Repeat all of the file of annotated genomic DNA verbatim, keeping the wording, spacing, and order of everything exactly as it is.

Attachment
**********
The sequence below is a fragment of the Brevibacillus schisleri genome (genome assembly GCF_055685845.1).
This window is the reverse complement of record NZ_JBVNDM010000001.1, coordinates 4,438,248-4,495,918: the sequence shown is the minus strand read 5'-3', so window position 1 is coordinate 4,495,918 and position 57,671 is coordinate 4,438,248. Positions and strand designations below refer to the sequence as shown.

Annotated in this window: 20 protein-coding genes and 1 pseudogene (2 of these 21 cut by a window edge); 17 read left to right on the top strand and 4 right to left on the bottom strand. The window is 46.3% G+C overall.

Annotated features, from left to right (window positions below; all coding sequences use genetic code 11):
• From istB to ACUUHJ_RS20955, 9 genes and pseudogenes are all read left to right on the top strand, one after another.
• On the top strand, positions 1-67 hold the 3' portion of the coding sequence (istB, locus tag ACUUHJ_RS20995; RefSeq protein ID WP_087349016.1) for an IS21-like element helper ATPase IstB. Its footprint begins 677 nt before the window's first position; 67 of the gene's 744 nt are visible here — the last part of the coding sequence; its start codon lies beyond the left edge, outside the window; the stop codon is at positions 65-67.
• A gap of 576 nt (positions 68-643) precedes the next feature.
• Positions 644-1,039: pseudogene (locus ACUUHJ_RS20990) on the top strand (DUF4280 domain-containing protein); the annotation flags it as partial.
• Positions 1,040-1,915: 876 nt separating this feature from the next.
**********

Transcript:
The sequence below is a fragment of the Brevibacillus schisleri genome (genome assembly GCF_055685845.1).
This window is the reverse complement of record NZ_JBVNDM010000001.1, coordinates 4,438,248-4,495,918: the sequence shown is the minus strand read 5'-3', so window position 1 is coordinate 4,495,918 and position 57,671 is coordinate 4,438,248. Positions and strand designations below refer to the sequence as shown.

Annotated in this window: 20 protein-coding genes and 1 pseudogene (2 of these 21 cut by a window edge); 17 read left to right on the top strand and 4 right to left on the bottom strand. The window is 46.3% G+C overall.

Annotated features, from left to right (window positions below; all coding sequences use genetic code 11):
• From istB to ACUUHJ_RS20955, 9 genes and pseudogenes are all read left to right on the top strand, one after another.
• On the top strand, positions 1-67 hold the 3' portion of the coding sequence (istB, locus tag ACUUHJ_RS20995; RefSeq protein ID WP_087349016.1) for an IS21-like element helper ATPase IstB. Its footprint begins 677 nt before the window's first position; 67 of the gene's 744 nt are visible here — the last part of the coding sequence; its start codon lies beyond the left edge, outside the window; the stop codon is at positions 65-67.
• A gap of 576 nt (positions 68-643) precedes the next feature.
• Positions 644-1,039: pseudogene (locus ACUUHJ_RS20990) on the top strand (DUF4280 domain-containing protein); the annotation flags it as partial.
• Positions 1,040-1,915: 876 nt separating this feature from the next.